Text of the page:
The jezebel trope reminds me of the many objectifying ways that black women are represented in the mainstream media to this day, which has been addressed by many prominent scholars such as Roxanne Gay and Kimberly Crenshaw. However, something that doesn’t get discussed enough is how black women are portrayed in pornography and how it perpetuates their representation as sexually-deviant objects of male desire.
In the U.S., pornography is a huge industry. A scattered array of statistics shows how much the pornographic industry impacts our society:
-Just one (of hundreds of websites) reported 42 billion site visits in 2019.
-In 2006, pornography revenues exceeded 13 billion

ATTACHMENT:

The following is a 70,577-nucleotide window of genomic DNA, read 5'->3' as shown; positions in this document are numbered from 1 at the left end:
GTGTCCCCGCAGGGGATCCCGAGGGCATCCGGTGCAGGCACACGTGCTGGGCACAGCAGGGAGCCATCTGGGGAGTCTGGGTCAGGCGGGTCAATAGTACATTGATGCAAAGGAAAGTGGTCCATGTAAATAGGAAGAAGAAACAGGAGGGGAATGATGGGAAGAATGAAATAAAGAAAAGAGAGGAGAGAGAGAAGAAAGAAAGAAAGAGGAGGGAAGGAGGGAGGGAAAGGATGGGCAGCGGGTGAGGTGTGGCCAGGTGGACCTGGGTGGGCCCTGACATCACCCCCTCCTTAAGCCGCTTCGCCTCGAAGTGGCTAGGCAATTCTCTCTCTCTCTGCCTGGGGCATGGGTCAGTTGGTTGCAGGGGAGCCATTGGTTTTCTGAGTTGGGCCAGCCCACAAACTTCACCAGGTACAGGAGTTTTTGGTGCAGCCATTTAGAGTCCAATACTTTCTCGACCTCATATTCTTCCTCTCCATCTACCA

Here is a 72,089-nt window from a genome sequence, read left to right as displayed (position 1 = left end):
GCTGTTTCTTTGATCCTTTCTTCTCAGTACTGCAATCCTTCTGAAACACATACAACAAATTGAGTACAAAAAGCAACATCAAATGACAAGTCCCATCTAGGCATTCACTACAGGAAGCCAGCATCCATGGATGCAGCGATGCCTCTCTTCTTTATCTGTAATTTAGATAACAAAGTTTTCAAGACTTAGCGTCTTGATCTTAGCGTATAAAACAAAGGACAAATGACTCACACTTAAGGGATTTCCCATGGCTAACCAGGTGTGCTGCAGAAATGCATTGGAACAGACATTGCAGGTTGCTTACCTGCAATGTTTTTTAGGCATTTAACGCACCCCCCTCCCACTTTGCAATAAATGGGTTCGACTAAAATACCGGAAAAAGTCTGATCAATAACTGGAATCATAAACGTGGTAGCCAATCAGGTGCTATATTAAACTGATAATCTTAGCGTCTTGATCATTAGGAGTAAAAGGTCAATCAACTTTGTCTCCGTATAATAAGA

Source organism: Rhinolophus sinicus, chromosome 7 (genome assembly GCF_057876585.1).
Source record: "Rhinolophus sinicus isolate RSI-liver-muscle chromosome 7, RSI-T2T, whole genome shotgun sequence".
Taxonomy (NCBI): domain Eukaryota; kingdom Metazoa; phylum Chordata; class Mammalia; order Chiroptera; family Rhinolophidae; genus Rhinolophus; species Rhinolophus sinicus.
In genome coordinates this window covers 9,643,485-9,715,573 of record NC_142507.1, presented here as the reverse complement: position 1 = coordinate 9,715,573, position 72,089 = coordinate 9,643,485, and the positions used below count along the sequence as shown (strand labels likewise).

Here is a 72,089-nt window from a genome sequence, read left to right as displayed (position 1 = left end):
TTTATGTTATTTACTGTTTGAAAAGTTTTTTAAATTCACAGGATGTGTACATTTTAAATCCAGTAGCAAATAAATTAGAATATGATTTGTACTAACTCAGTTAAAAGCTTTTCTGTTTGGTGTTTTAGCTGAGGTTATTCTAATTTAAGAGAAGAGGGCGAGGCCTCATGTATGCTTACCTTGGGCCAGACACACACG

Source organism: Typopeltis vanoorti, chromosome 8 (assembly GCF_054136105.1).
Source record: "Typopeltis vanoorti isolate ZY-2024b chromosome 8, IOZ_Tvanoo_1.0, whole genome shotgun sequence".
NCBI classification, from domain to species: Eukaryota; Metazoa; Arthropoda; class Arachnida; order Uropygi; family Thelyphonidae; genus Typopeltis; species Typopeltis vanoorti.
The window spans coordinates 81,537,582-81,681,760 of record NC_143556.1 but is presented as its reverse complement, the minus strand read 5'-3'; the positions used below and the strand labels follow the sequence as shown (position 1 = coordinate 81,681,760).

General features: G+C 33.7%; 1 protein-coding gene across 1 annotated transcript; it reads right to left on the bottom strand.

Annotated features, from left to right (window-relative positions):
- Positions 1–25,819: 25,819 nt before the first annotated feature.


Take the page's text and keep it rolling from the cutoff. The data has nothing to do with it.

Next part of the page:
-91% of men and 60% of women reported watching porn in 2018.
The first problem with portrayal of black women is that “black” is a niche porn category. There is no such category as “white women”. So, when dehumanizing labels of porn videos, such as “whore”, describe a video with a black actress, they are inextricably linked to her race, creating the illusion that she is a “whore” because she is black.
In addition, black women are often portrayed in ways that reaffirm stereotypes about their sexuality. For example, black porn actresses are more likely to be the target of aggression compared to white women. This again reaffirms the stereotype that black women have insatiable sexual appetites and that it is acceptable for men to violate them since it’s “what they want”. In addition, black actresses are less likely to be cast in “feminist” porn that focuses on female pleasure, which gives off the image that they are unworthy of intimacy and respect.
It’s hard to imagine that with the high rates of porn consumption, these images don’t get internalized by the men and women who see them and then manifested in the treatment of black women.